Marine Drive in Mumbai, viewed here from across Chowpatty Beach, is an ‘accidental’ planning legacy that’s now one of the most popular places in the city.
When we plan a better future for an increasingly urbanised world, we need to be aware that more than half of all children now live in the tropics. That calls for solutions with a tropical character.
A regenerating stand of rainforest in northern Costa Rica.
Many nations are restoring degraded tropical forests to slow climate change, protect endangered species and improve rural life. But those forests often are cleared again soon afterward.
Clouds roll across Samosir in northern Sumatra.
Despite its global importance, the rainy 'Maritime Continent' around Indonesia is hard to capture using global climate models. But fear not - new research shows how to improve our forecasts.
A vine shade structure being installed in Cavenagh Street will help cool the hottest street in Darwin city centre.
Darwin's climate is getting even hotter and it's one of the main reasons people leave the city. A lot more can be done, though, to make our tropical cities safe, cool and enjoyable.
Idiospermum is otherwise known as “idiot fruit” or ribbonwood.
via Wikimedia Commons
In a few idyllic parts of Queensland grows the idiot fruit, a tall tree with intricate flowers and some of the largest seeds in Australia.
Planning and design for healthy, liveable communities in the Australian tropics can involve quite different considerations from those that apply down south.
There's no such thing as a one-size-fits-all plan for sustainable, healthy urban living. Urban diaries help identify what works – and doesn't work – for tropical cities like Cairns or Townsville.
Mangroves in the Florida Everglades.
As Earth's climate warms, mangroves are expanding north and south from tropical zones. Mangroves reinforce shorelines and store huge quantities of carbon, so protecting them is an effective climate strategy.
A supercell thunderstorm in the US state of Oklahoma.
The amount of atmospheric energy available to thunderstorms will increase in response to climate change, putting the tropics and subtropics at risk of being lashed with more intense storms.
The same beach on Henderson Island, in 1992 and 2015.
After making worldwide headlines with the story of the Pacific "garbage island", researchers were sent a photo of the same beach, white sand free of litter, as recently as 1992.
‘Tropics’ may conjure images of sun-kissed islands, but the expanding tropical zone could bring drought and cyclones further south.
The global tropical climate zone is expanding. At the current rate, by 2100 its edge will stretch from Sydney to Perth.
The southern Great Barrier Reef escaped both of the recent mass bleaching events. But time is running out.
AAP Image/ARC Centre of Excellence for Coral Reef Studies, Tory Chase
Tropical coral reefs can be saved from climate change and other pressures, but the window of opportunity is closing. And reefs are guaranteed to be markedly different in the future.
The tropical Pacific has a large say in how fast the world warms.
If the Pacific Ocean enters an 'El Tio' phase, it could speed the world towards 1.5 degrees of global warming, one of the crucial benchmarks of the Paris Climate Agreement.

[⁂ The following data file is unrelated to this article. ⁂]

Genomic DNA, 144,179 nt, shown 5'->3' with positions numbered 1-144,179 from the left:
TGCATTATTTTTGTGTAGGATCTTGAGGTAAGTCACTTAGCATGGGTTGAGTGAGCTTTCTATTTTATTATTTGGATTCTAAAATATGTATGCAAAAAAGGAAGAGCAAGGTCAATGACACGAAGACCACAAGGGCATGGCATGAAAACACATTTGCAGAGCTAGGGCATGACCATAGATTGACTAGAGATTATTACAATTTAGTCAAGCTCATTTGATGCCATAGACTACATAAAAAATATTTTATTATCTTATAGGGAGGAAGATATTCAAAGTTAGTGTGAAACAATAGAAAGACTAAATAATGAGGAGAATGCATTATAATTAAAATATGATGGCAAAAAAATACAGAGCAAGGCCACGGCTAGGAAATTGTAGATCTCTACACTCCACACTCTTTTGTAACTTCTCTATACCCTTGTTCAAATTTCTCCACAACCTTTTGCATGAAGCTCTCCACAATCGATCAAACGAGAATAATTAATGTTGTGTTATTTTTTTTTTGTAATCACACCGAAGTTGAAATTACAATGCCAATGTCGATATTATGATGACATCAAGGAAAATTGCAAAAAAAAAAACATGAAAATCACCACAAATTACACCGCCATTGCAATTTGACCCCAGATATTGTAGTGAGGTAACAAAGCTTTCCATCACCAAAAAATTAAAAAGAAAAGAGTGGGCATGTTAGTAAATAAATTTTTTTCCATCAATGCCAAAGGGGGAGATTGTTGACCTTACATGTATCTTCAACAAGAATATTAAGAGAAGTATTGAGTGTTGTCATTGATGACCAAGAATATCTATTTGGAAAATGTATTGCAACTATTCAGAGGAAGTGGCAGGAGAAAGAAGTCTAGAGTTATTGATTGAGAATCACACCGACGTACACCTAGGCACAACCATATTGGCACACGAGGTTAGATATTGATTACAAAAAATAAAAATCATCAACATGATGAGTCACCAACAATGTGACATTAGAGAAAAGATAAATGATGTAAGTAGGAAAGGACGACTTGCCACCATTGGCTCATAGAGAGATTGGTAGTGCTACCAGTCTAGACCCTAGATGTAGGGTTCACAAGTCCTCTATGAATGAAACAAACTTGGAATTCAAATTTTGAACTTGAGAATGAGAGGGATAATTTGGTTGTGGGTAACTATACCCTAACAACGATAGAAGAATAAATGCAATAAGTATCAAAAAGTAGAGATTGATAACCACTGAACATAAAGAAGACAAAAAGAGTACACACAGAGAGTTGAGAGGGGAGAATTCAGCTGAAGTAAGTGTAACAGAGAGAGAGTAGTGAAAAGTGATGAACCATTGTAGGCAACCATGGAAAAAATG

Cyclone Debbie looms over Queensland on Monday afternoon March 27.
The category 4 cyclone - the fifth storm of this year's season, and the strongest so far - has buffeted the Queensland coast across a wide area centred on Airlie Beach.
In Darwin the wet season usually arrives around Christmas Day.
Storm image from www.shutterstock.com
The Australian monsoon delivers most of northern Australia's rainfall and is a vital feature of life in the region. But why does it occur?
The Tropic of Capricorn sign in Namibia. Expansion of the tropics will have huge implications for people and nature.
The tropics are expanding at an unprecedented rate. This will have massive implications for societies, economies and the natural world.
The earth’s missing ‘fingerprint’ sits somewhere in the upper atmosphere, but for some reason eludes climatologists.
Without understanding why the 'fingerprint' has failed to appear our predictions about global warming - as carbon dioxide concentrations increase - are uncertain.
Just what the doctor ordered - more cane toads.
It sounds weird, but releasing small cane toads ahead of the main invasion front can help predators learn to avoid the biggest, most toxic ones. Here's exactly how it works.
Storm season in the Australian tropical savanna.
Australia's Great Northern Savannas are the largest and most intact ecosystem of their kind on Earth. But they still face pressure from grazing, mining and agricultural expansion.
Species lost from the eastern forests of the U.S. – from left to right: Ivory-billed Woodpecker, Passenger Pigeon, Carolina Parakeet and Bachman’s Warbler.
Alexander C. Lees ©Cornell University Museum of Vertebrates
The extinction threat you haven't heard of: several South American birds teeter on the brink of existence due to habitat loss. And history is not the best guide for how to save them.
Researchers compared the shipwreck history to tree ring data from slash pines to piece together the hurricane history over past centuries.
In an attempt to better understand hurricanes, researchers recreate hundreds of years of hurricane records with Spanish shipwreck logs and tree ring data.